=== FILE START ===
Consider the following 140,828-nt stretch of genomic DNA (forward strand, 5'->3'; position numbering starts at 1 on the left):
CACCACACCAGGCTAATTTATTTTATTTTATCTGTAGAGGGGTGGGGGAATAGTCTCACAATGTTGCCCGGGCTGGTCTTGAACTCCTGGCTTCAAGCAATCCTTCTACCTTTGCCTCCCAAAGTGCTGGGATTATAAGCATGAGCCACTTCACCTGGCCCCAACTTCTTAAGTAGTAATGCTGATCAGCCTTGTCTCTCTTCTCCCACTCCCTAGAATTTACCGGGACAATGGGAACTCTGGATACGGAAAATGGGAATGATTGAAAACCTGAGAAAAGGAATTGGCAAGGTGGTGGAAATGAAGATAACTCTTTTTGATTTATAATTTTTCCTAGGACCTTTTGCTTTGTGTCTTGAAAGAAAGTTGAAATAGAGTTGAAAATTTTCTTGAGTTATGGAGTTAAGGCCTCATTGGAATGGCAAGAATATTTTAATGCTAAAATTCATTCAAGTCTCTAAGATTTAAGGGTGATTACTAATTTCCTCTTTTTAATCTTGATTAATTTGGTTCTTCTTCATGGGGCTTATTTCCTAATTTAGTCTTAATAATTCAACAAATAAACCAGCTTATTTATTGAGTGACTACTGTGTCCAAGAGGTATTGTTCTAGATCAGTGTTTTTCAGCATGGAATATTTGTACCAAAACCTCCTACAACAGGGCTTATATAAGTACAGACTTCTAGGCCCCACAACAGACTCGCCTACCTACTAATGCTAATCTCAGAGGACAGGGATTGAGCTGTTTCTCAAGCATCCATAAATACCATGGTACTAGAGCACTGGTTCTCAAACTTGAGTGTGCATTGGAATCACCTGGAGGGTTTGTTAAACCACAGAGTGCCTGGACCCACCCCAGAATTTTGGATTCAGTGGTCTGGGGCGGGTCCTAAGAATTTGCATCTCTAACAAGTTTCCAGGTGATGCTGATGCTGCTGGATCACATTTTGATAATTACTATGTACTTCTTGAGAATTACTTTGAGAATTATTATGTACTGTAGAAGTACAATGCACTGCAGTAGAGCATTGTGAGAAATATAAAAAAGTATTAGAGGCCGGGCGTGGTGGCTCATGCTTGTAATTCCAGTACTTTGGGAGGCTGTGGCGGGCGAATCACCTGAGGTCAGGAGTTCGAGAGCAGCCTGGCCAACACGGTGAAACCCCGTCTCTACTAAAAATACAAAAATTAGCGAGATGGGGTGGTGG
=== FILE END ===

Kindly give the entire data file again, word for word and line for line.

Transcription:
Consider the following 140,828-nt stretch of genomic DNA (forward strand, 5'->3'; position numbering starts at 1 on the left):
CACCACACCAGGCTAATTTATTTTATTTTATCTGTAGAGGGGTGGGGGAATAGTCTCACAATGTTGCCCGGGCTGGTCTTGAACTCCTGGCTTCAAGCAATCCTTCTACCTTTGCCTCCCAAAGTGCTGGGATTATAAGCATGAGCCACTTCACCTGGCCCCAACTTCTTAAGTAGTAATGCTGATCAGCCTTGTCTCTCTTCTCCCACTCCCTAGAATTTACCGGGACAATGGGAACTCTGGATACGGAAAATGGGAATGATTGAAAACCTGAGAAAAGGAATTGGCAAGGTGGTGGAAATGAAGATAACTCTTTTTGATTTATAATTTTTCCTAGGACCTTTTGCTTTGTGTCTTGAAAGAAAGTTGAAATAGAGTTGAAAATTTTCTTGAGTTATGGAGTTAAGGCCTCATTGGAATGGCAAGAATATTTTAATGCTAAAATTCATTCAAGTCTCTAAGATTTAAGGGTGATTACTAATTTCCTCTTTTTAATCTTGATTAATTTGGTTCTTCTTCATGGGGCTTATTTCCTAATTTAGTCTTAATAATTCAACAAATAAACCAGCTTATTTATTGAGTGACTACTGTGTCCAAGAGGTATTGTTCTAGATCAGTGTTTTTCAGCATGGAATATTTGTACCAAAACCTCCTACAACAGGGCTTATATAAGTACAGACTTCTAGGCCCCACAACAGACTCGCCTACCTACTAATGCTAATCTCAGAGGACAGGGATTGAGCTGTTTCTCAAGCATCCATAAATACCATGGTACTAGAGCACTGGTTCTCAAACTTGAGTGTGCATTGGAATCACCTGGAGGGTTTGTTAAACCACAGAGTGCCTGGACCCACCCCAGAATTTTGGATTCAGTGGTCTGGGGCGGGTCCTAAGAATTTGCATCTCTAACAAGTTTCCAGGTGATGCTGATGCTGCTGGATCACATTTTGATAATTACTATGTACTTCTTGAGAATTACTTTGAGAATTATTATGTACTGTAGAAGTACAATGCACTGCAGTAGAGCATTGTGAGAAATATAAAAAAGTATTAGAGGCCGGGCGTGGTGGCTCATGCTTGTAATTCCAGTACTTTGGGAGGCTGTGGCGGGCGAATCACCTGAGGTCAGGAGTTCGAGAGCAGCCTGGCCAACACGGTGAAACCCCGTCTCTACTAAAAATACAAAAATTAGCGAGATGGGGTGGTGG